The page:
Charlie Gard and the Culture of Death
The recent case of Charlie Gard, a British boy suffering from Mitochondrial DNA Depletion Syndrome (a terminal genetic disease), has sparked worldwide discussion. The discussion has centered on the value of human life, the permissibility of discontinuing medical treatment, and the rights of parents to make decisions about the best interest of their child.
Charlie, whose disease is known to cause progressive muscle weakness and brain damage, was admitted to London’s Great Ormond Street Hospital. The hospital’s motto is: “The child first and always.” But when his parents wanted to send Charlie to an American specialist for promising experimental treatment, the hospital refused to release the boy.
The judiciary supported the hospital’s refusal, citing Charlie’s right to “die with dignity.” The High Court judge ruling claimed it was in Charlie’s “best interests” to die. Charlie’s mother lamented that so much time was wasted in the drawn-out lawsuit: “Had Charlie been given the [promising experimental] treatment sooner he would have had the potential to be a normal, healthy little boy.” Charlie died shortly before his first birthday.
Symptomatic of our time
The fact that both medical and legal professionals were so adamant in refusing Charlie the treatment that could have prolonged his life, is symptomatic of what Pope John Paul II characterized as a “culture of death.” Of particular interest is the reflection that “the point has been reached where the most basic care, even nourishment, is denied to babies born with serious handicaps or illnesses”—which the pope view as a form of infanticide.
In his "Evangelium Vitae" (1995), addressed to “the people of life and for life,” the pope warned against modern trends that undermine the dignity of human life. The fact that practices like abortion and euthanasia have become sanctioned by law in many Western countries, he wrote, is “both a disturbing symptom and a significant cause of grave moral decline.” Abortion and euthanasia are not separate phenomena, but elements of a culture of death that has emerged in the latter half of the twentieth century.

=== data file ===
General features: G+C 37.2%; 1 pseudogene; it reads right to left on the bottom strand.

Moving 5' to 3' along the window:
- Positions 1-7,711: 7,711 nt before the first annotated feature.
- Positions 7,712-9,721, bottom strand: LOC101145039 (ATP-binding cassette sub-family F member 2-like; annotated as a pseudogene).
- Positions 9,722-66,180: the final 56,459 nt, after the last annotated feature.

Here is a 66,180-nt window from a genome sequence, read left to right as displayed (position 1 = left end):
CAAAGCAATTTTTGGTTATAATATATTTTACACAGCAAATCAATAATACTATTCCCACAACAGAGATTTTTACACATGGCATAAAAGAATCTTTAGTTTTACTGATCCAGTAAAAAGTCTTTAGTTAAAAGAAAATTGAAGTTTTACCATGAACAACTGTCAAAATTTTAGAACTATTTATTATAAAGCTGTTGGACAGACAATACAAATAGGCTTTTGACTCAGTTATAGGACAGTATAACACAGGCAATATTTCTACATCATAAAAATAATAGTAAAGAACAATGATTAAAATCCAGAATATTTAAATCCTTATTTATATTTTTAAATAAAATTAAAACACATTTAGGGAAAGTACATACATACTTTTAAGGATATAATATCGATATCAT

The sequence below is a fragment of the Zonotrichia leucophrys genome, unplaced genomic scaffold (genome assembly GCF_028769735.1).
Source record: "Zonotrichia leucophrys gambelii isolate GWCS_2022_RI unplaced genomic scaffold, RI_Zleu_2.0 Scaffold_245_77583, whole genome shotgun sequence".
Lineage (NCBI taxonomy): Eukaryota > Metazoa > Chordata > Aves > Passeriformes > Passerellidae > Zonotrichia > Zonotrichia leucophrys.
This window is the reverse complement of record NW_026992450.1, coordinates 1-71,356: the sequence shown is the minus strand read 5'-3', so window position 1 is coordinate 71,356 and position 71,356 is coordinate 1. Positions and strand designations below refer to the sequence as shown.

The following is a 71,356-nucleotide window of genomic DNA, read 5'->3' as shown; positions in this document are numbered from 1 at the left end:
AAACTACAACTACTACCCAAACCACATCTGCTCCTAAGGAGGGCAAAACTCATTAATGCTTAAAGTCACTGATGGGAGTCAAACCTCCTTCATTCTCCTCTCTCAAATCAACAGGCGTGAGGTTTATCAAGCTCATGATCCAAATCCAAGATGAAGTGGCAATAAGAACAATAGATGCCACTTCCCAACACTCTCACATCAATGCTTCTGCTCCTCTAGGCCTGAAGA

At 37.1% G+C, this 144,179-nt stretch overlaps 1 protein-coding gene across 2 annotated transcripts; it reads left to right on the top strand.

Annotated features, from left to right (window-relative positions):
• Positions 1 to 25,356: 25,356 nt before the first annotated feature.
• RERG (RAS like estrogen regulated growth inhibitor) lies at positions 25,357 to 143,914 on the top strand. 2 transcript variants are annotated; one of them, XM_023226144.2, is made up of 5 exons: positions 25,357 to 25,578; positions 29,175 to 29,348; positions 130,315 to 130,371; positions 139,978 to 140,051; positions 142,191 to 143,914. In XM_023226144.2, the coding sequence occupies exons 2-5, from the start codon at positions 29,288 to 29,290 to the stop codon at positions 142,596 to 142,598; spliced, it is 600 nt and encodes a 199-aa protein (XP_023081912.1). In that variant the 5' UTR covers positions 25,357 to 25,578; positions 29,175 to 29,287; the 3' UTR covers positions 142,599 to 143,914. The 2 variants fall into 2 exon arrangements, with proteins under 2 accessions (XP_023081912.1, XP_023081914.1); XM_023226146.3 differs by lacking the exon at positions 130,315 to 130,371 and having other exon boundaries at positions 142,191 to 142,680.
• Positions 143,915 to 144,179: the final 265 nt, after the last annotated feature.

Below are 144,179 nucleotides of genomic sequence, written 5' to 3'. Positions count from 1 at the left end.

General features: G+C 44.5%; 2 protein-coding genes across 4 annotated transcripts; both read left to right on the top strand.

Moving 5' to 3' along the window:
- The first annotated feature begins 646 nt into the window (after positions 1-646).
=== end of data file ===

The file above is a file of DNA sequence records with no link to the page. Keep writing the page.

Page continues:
Pope John Paul II recognized that the causes of the culture of death were various and complex. Nevertheless, the pope did see evidence of a what he referred to as a “conspiracy against life,” plotting as it were to overturn the Judeo-Christian belief in humans’ inviolable right to life. As bioethicist Peter Singer, one of the contemporary architects of this conspiracy, triumphantly declared in Rethinking Life and Death (1994): “After ruling our thoughts and our decisions about life and death for nearly two thousand years, the traditional Western ethic has collapsed.”
The collapse of the traditional Western ethic
Behind this collapse, the pope identified an “eclipse of the sense of God and of man, typical of a social and cultural climate dominated by secularism.” Those who have lost sight of God's will inevitably lose sight of the human's true nature as created in the image of God. And this “leads to a practical materialism, which breeds individualism, utilitarianism and hedonism.” As a consequence of such ideas, humans are reduced to biological machines. In John Paul II words: “to be used according to the sole criteria of pleasure and efficiency.”
According to Singer, the “notion that human life is sacred just because it’s human is medieval.” For those who no longer believe that humans are special among the species, it is merely the ability to enjoy and suffer that really matters—something humans have in common with non-human animals. In other words, the traditional “sanctity-of-life” ethic has been replaced by a modern “quality-of-life” ethic.
We are now better equipped to understand the High Court judge, when he claimed that it was in Charlie’s best interests to die. After all, his quality of life was not very high; his life was not worth living and, like a sick animal, he should be put out of his misery. In similar instances of “life that has begun very badly,” such as babies born with Downs syndrome, Singer advocates in Practical Ethics (1979) the right of parents to kill their children up to 28 days after birth.
Although our present situation might seem bleak, one should not give up hope. As a countermeasure to the culture of death, Pope John Paul II encouraged his readers to work for the establishment of a “culture of life,” and to “contribute to the renewal of society through the promotion of the common good.” And how can one look at the worldwide outpouring of love and concern for Charlie Gard as anything else than evidence for such a contribution?